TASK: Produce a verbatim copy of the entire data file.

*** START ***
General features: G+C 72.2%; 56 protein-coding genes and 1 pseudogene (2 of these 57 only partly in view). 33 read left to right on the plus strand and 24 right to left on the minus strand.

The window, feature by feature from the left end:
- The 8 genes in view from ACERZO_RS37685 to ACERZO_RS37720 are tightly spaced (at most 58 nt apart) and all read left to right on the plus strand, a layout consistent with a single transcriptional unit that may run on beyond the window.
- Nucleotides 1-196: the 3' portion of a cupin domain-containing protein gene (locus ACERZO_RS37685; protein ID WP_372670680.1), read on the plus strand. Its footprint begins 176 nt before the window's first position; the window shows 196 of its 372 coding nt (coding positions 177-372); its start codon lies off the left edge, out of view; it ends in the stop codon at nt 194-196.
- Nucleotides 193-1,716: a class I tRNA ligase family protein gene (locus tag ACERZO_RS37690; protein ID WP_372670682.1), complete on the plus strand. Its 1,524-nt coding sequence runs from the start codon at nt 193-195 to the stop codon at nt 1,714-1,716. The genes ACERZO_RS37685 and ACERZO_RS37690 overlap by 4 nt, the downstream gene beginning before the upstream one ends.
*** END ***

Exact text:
General features: G+C 72.2%; 56 protein-coding genes and 1 pseudogene (2 of these 57 only partly in view). 33 read left to right on the plus strand and 24 right to left on the minus strand.

The window, feature by feature from the left end:
- The 8 genes in view from ACERZO_RS37685 to ACERZO_RS37720 are tightly spaced (at most 58 nt apart) and all read left to right on the plus strand, a layout consistent with a single transcriptional unit that may run on beyond the window.
- Nucleotides 1-196: the 3' portion of a cupin domain-containing protein gene (locus ACERZO_RS37685; protein ID WP_372670680.1), read on the plus strand. Its footprint begins 176 nt before the window's first position; the window shows 196 of its 372 coding nt (coding positions 177-372); its start codon lies off the left edge, out of view; it ends in the stop codon at nt 194-196.
- Nucleotides 193-1,716: a class I tRNA ligase family protein gene (locus tag ACERZO_RS37690; protein ID WP_372670682.1), complete on the plus strand. Its 1,524-nt coding sequence runs from the start codon at nt 193-195 to the stop codon at nt 1,714-1,716. The genes ACERZO_RS37685 and ACERZO_RS37690 overlap by 4 nt, the downstream gene beginning before the upstream one ends.